Behind the wheel with Jan

Wednesday, May 06, 2009

Gaydon, 6 May, 2009. “Everyone says that Spa is one of the all-time classic driver’s circuits and I certainly agree: either here or Brno back home in the Czech Republic is my favourite track of all. There are many reasons why people love Spa, but mostly it’s about the variety. Spa covers a very large area so there are some big elevation changes, some really flat-out parts and some more technical sections as well. There can even be completely different weather conditions on one part of the circuit compared to the other, so there’s plenty to grab your attention as you’re driving!

I’ve raced at Spa five times before, in machinery ranging from various single-seaters all the way to the Charouz Racing System LMP1 car last year. The start-finish line was moved when they rebuilt the pit complex a few years ago, so now the first corner is the La Source hairpin: it’s heavy braking and down to first gear in our Aston Martin for this one. Then we accelerate hard through what was the old start-finish straight and up to Eau Rouge: one of the most famous corners in the history of motorsport. It’s hard to put into words the experience: let’s just say that you need to be brave and it sorts the men from the boys. You take this corner almost flat – at around 260kph – and then it’s into Raidillon. This corner basically flows on from Eau Rouge and it’s important to get good drive out of it as then you are immediately onto the longest straight of the circuit. Coming out of Raidillon there is plenty of run-off but you need a tight line to get the best momentum onto the straight.

At the end of the straight you are then braking hard – somewhere between the 100 metre and the 80 metre mark – for Les Combes. This corner is normally a good opportunity to overtake: you can line up someone along the straight and then hopefully outbrake them into the right-hander. This is immediately followed by a left-hander that is actually quite slow before you keep accelerating through Malmedy, which is nearly flat.

We now come to one of the most complex parts of the circuit. The downhill approach to Rivage is bumpy and the corner itself is off-camber, which makes it easy to outbrake yourself or suffer big understeer. Once you are out of Rivage there is a fast left-hander where you just touch the brakes for confidence as you head towards Pouhon. This too is a quick and difficult corner: there are actually two apexes, which you take in fifth, changing up to sixth gear as you go downhill towards Fagnes.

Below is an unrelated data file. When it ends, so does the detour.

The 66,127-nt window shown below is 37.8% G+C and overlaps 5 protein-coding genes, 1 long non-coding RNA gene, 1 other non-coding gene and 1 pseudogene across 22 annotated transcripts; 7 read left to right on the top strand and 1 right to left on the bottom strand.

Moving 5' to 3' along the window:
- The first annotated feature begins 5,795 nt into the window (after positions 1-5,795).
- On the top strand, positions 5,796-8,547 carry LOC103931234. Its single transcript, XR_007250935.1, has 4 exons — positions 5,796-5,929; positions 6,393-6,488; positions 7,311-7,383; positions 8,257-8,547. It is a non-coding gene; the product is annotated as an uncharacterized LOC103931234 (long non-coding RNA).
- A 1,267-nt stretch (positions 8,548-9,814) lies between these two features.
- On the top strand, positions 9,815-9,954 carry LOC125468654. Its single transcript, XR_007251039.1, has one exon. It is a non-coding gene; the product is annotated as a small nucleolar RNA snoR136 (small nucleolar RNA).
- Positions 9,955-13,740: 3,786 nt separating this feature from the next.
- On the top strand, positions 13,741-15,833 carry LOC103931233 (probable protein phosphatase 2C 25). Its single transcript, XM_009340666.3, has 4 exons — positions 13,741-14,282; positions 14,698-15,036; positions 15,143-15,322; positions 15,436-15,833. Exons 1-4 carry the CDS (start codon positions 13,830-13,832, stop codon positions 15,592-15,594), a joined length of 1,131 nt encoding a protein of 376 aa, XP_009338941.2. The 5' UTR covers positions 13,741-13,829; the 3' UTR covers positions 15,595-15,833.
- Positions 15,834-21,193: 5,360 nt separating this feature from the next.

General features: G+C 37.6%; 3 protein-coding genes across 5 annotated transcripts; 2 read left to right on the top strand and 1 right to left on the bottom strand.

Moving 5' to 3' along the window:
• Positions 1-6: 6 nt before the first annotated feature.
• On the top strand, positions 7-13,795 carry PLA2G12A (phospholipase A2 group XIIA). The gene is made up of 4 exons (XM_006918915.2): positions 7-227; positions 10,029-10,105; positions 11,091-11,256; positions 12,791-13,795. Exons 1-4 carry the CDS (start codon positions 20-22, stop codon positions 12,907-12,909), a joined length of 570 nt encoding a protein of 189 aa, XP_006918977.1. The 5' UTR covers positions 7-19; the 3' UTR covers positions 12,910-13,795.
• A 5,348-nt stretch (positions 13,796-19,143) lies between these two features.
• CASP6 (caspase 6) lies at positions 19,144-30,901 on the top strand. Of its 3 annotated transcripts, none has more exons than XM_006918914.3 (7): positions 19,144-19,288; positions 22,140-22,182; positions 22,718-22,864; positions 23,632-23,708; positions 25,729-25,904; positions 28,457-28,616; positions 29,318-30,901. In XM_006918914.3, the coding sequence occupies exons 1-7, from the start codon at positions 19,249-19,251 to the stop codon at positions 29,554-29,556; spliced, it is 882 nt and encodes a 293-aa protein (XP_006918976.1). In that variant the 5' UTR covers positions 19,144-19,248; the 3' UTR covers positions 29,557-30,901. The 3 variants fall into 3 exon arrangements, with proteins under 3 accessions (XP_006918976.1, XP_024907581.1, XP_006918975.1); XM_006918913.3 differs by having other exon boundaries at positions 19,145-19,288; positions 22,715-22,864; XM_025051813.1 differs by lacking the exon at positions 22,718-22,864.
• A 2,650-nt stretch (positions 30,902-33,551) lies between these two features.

Fagnes is not a particularly difficult corner but there is some heavy braking beforehand, as you take it in second gear. Stavelot is trickier as it essentially consists of two quite long right-handers. The first one is straightforward enough but during the second one you have to change up a gear in the middle and this can cause some understeer if you are not careful. Hard on the power now and straight through Blanchimont, which is flat if you are feeling brave. I would say we are hitting about 300kph at this point in the Aston Martin. The circuit then goes uphill, which makes the braking quite tricky for the Bus Stop chicane. Because it’s quite a steep climb you can normally brake a bit later than you think but the difficulty is obviously finding the right point. I normally look for a mark on the tarmac or something like that as a reference.

The Bus Stop chicane is slow but quite open with good visibility, so you can choose your line precisely to power onto the start-finish straight, which slopes downhill. Again because of the gradient you have the opposite problem to the Bus Stop: you sometimes have to brake earlier than you think, otherwise you can run wide – which is never the perfect way to start a lap!

Last year, the Peugeots set pole position and fastest race lap in Spa. Their times were very quick, but this year we definitely hope to be competitive with them. When you have the right feeling with the car at Spa, it’s really one of the best experiences in the world.”
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